Much has been said about the negative 3.8% performance year-to-date of the MSCI Emerging Markets Index, hailing it as some piece of proof that developed markets offer superior investment returns over emerging markets — they don’t.
Over the long-term, emerging market economies grow faster with lower debt levels and have positive demographics, so the stock markets will surely follow. Plus, there are emerging markets that are doing much better than the headline MSCI EM Index, the S&P 500 and other BRIC indexes.
BRICs Never Come in Same Shapes and Sizes
I had a lot of great things to say about Russia investments in January, and so far, my thesis that there is a massive rerating of their stock market continues to materialize. Russia is up 11.3% this year, while BRIC cousin India is down 12.6%. This massive outperformance is due not only to the fact that it is a great inflation hedge, but because the Russian government is finally getting serious about mending fences with foreign investors who felt alienated after two decades of problems. The investing climate, which got a little off track in the past decade, is now much better than the wild years of the 1990s. And if Mr. Putin is serious this time, it may change dramatically in the next 10 years.
How much room for rerating is there for Russia? The Russian benchmark Micex Index has a P/E of 7.3 based on 2011 earnings estimates. That compares with 10.6 times for Brazil’s Bovespa, 13.6 for the Shanghai Composite Index, and 16.7 for India’s Sensex. In other words, Russian stocks are half as expensive as Chinese stocks and a little less than half when compared to Indian stocks.
Check out the chart below that compares to the Russian RTS Index (RTSI) and the Bombay Stock Exchange (BSE):
A good way to track the Russian benchmark index and play that valuation catch-up over the long haul is the Market Vectors Russia ETF (NYSE: RSX).
A Cheap Russian Oil Play
I almost entered InvestorPlace’s 10 Best Stocks for 2011 stock-picking contest, but instead, I made a side bet with the organizer and entered it in unofficial capacity — my pick is Lukoil (OTC: LUKOY).
Lukoil is attractive because the huge overhang due to the sale of ConocoPhillips’ (NYSE: COP) 20% stake is finally through — COP had to liquidate a $9 billion position. This kept the stock depressed in 2010 at a time of elevated oil prices. With COP out of the picture, Lukoil has a lot of room to run in 2011. In 2010, Lukoil traded at one point with a hefty P/E of 5, and after the current share recovery, it now trades at the gargantuan P/E of 7.
For 7 times earnings you get 1.1% of global oil reserves and 2.3% of global oil production — the third largest non-state publicly traded oil company worldwide by proven reserves of hydrocarbons. Sounds like a good deal to me.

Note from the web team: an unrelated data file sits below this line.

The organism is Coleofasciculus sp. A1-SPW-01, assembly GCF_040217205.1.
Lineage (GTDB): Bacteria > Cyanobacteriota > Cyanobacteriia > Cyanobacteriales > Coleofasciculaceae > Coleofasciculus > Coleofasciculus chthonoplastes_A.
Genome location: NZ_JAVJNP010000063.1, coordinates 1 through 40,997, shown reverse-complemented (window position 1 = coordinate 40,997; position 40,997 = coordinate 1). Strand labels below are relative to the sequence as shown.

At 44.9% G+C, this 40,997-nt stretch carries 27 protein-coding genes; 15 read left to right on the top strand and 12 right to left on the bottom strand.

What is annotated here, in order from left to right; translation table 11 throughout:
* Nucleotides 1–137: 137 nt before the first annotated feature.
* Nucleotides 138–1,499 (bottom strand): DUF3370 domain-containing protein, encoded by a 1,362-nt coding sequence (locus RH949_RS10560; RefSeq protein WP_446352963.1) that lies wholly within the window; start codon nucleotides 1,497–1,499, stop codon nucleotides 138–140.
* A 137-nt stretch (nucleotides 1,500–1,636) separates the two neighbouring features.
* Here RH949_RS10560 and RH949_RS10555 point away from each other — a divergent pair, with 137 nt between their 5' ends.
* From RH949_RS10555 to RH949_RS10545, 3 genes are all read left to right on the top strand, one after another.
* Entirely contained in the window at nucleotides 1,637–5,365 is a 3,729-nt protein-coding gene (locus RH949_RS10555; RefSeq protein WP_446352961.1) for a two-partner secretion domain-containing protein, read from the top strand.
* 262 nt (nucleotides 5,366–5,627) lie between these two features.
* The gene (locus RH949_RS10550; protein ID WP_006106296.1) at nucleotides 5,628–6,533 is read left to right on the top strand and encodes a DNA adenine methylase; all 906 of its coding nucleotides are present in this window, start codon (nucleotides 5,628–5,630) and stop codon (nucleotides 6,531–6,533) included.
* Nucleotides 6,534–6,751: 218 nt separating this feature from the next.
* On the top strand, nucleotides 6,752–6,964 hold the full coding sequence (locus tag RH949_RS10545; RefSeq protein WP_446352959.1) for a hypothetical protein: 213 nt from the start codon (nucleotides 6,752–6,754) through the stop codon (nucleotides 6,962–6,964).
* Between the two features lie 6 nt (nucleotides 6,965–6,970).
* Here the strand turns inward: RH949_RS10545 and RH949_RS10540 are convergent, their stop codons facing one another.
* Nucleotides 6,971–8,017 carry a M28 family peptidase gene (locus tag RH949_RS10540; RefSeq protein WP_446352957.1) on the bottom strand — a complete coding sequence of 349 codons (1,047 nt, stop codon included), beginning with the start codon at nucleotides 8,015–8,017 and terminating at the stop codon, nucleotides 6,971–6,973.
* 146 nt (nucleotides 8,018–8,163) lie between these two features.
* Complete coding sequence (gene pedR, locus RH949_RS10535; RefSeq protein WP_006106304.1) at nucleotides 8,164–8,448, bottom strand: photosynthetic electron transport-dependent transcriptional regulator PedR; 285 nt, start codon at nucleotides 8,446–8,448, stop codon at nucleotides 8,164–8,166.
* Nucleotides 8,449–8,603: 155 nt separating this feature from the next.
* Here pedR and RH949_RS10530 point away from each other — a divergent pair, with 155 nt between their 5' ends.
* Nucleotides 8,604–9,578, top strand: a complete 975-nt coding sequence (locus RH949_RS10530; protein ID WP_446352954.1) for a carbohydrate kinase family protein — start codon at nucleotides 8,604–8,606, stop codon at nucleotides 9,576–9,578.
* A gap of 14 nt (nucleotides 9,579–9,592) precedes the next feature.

There is another smaller convertible overhang in 2011, which may or may not be a big deal depending on oil prices. In December 2010, Lukoil issued $1.5 billion 2.625% senior unsecured convertible bonds due June 2015. The bonds are convertible into ADRs listed on the London Stock Exchange. The bonds were issued at par and will mature after four-and-a-half years past their issue date with the conversion price set at $73.71 per ADR.
Bond holders will be able to convert their bonds into ADRs at any point from 40 days after the issue date to the sixth dealing day prior to the final maturity date, while Lukoil will have the right to redeem the bonds at any time after Dec. 31, 2013. It seems to me that management saw that their stock was depressed due to the COP sales in 2010, so they decided to pay a cheap interest rate on the convertible bonds — essentially turning this into a delayed secondary offering of shares considering that the conversion price is very close to the present price right now (not the case at time of issuance). By the way the stock is trading, it does not look like this $1.5 billion of soon-to-be secondary offering of shares is bothering investors.
A Bonus Brazilian Oil Play
Another stock that needs to play catch-up in 2011 is Petrobras (NYSE: PBR). Brazil is similar to Russia in its reliance on natural resources, but it is a better balanced economy considering the extreme leverage that Russia has to oil and metals’ prices.
The Brazilian oil giant also underperformed massively due to share sales and financing arrangements it had to make in 2010 in order to develop its deep-sea oil finds. The whole $224 billion financing has not been completed yet, but I don’t think that shares will wait to start moving.
Anyone telling you that they have a reasonably exact idea of how much it would cost PBR to extract the deep-sea oil is probably lying. The only thing you can say is that the higher the oil price goes, the better for Petrobras. I think this current $100 oil price will be the perfect catalyst for the stock to get it moving in the right direction. Valuation metrics for Petrobras are a mess without the completed financing, as you cannot be sure about the ratio of equity to debt outstanding. The only thing you can be sure of: PBR management loves a triple-digit oil price.